'Goodnight, My Love': Robin Williams' Widow Susan Shares His Final Words to Her in Emotional Interview

"My best friend was sinking," Susan Williams said of the months leading up to Robin Williams's death.


ABC Breaking News | Latest News VideosSusan Williams, Robin Williams’ widow, spoke through tears about her last conversation with her late husband and Lewy Body Dementia, the illness that led to his death.

Robin’s third wife sobbed on Tuesday as she told Good Morning America of her last conversation with her husband before he was found dead of an apparent suicide in August 2014.

“I was getting in bed and he came in the room a couple of times … and he said, ‘Goodnight, my love, ‘ ” Susan, 51, said. “And then he came back again. He came out with his iPad and he looked like he had something to do. And that was like, ‘I think he’s getting better.’ And then he said ‘goodnight, goodnight.’ That was the last.”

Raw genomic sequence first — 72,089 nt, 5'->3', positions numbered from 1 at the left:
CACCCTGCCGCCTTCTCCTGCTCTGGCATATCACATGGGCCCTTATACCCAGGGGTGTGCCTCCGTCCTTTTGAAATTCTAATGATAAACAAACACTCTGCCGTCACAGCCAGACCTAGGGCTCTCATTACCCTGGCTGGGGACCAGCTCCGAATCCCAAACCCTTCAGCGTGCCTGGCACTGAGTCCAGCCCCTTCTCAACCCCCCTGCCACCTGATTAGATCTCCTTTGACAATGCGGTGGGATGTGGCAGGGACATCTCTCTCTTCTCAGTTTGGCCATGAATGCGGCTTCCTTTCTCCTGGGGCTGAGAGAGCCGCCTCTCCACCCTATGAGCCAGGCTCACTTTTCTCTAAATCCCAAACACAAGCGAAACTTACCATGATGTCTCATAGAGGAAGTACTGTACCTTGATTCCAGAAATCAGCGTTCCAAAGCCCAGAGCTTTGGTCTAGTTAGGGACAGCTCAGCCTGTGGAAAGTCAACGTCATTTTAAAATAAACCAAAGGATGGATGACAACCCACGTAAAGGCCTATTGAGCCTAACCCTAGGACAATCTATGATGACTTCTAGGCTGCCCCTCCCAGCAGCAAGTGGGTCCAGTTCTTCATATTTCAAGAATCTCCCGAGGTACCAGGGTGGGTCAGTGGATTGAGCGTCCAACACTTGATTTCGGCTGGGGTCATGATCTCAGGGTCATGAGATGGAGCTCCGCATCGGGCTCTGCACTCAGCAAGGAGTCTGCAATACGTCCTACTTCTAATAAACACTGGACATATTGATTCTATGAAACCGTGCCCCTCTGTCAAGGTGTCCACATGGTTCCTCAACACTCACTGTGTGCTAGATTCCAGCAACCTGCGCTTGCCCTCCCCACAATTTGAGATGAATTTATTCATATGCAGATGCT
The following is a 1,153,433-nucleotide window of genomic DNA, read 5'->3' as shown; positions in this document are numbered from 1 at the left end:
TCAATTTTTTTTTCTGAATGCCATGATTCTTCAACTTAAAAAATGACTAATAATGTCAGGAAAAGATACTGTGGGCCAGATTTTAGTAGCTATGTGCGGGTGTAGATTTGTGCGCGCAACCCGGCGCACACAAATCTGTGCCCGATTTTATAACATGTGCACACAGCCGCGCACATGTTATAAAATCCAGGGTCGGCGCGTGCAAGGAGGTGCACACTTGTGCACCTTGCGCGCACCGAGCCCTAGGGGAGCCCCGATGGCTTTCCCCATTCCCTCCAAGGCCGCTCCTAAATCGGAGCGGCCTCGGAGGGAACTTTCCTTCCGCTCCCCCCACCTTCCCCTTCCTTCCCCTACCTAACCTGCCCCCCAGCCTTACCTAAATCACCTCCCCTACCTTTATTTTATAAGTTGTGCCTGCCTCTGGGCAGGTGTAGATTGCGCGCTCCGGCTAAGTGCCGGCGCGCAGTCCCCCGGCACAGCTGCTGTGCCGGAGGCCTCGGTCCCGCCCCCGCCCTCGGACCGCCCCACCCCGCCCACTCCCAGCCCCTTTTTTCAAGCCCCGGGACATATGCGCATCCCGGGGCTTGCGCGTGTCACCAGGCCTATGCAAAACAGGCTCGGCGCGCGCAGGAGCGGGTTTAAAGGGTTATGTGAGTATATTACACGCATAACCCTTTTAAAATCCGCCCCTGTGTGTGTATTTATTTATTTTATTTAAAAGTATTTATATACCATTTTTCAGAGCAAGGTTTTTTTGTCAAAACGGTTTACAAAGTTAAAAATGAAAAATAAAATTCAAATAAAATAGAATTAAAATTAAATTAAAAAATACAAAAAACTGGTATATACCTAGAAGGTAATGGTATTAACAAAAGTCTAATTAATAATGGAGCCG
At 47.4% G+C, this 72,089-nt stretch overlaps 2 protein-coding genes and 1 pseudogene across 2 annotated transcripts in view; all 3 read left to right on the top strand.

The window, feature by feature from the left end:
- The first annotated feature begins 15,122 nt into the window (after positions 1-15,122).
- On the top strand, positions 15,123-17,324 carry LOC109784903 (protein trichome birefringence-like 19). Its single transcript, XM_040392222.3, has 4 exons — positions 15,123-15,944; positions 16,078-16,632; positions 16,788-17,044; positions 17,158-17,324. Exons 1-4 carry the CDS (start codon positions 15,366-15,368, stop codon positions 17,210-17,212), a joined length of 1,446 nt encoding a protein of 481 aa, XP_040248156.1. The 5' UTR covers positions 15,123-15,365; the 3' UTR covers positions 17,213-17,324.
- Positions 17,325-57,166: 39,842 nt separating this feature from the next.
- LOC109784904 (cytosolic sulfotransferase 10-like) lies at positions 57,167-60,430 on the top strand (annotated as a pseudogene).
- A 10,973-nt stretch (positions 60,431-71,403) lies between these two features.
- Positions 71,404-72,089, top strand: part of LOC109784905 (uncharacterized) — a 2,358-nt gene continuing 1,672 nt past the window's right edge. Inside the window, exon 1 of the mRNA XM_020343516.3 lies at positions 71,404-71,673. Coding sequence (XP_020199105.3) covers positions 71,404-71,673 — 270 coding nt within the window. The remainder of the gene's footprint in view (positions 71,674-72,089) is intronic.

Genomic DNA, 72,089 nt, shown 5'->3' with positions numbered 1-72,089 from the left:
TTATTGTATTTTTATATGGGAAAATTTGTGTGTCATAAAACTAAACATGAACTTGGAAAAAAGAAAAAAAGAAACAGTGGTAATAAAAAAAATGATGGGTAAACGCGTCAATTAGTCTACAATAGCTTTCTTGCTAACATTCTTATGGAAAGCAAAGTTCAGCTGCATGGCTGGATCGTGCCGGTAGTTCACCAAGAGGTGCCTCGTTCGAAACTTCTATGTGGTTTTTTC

For much more from Susan Williams, pick up the new issue of PEOPLE, on newsstands Friday.

Susan told Robach that in the months leading up to Robin’s death, the comedian/actor was diagnosed with the early stages of Parkinson’s Disease.

She recalled odd, slow behavior exhibited by the star, including one time when he hit his head in the bathroom and with a bloody gash, was unable to tell her what happened.

“My best friend was sinking,” Susan said of her late husband.

Susan also spoke exclusively to PEOPLE, saying: “It was not depression that killed Robin. Depression was one of let’s call it 50 symptoms and it was a small one.”

The actor checked himself into rehab just one month before his death after battling alcohol and drug addiction throughout his life. But Susan told GMA Robin had been sober for about eight years and it was neither the addiction nor depression that resulted in his death.

“Lewy Body Dementia killed Robin,” she saud. “It’s what took his life.”

A coroner found that Williams suffered from the condition – a common but difficult-to-diagnose illness that shares characteristics of both Alzheimer’s and Parkinson’s disease.

Susan described the illness as “chemical warfare in the brain,” and said that “no one could have done anything more for Robin.”

“I just want everyone to know that… everyone did the very best they could. This disease is like a sea monster with 50 tentacles of symptoms that show when they want. And we can’t find it until someone dies definitively. There is no cure.”

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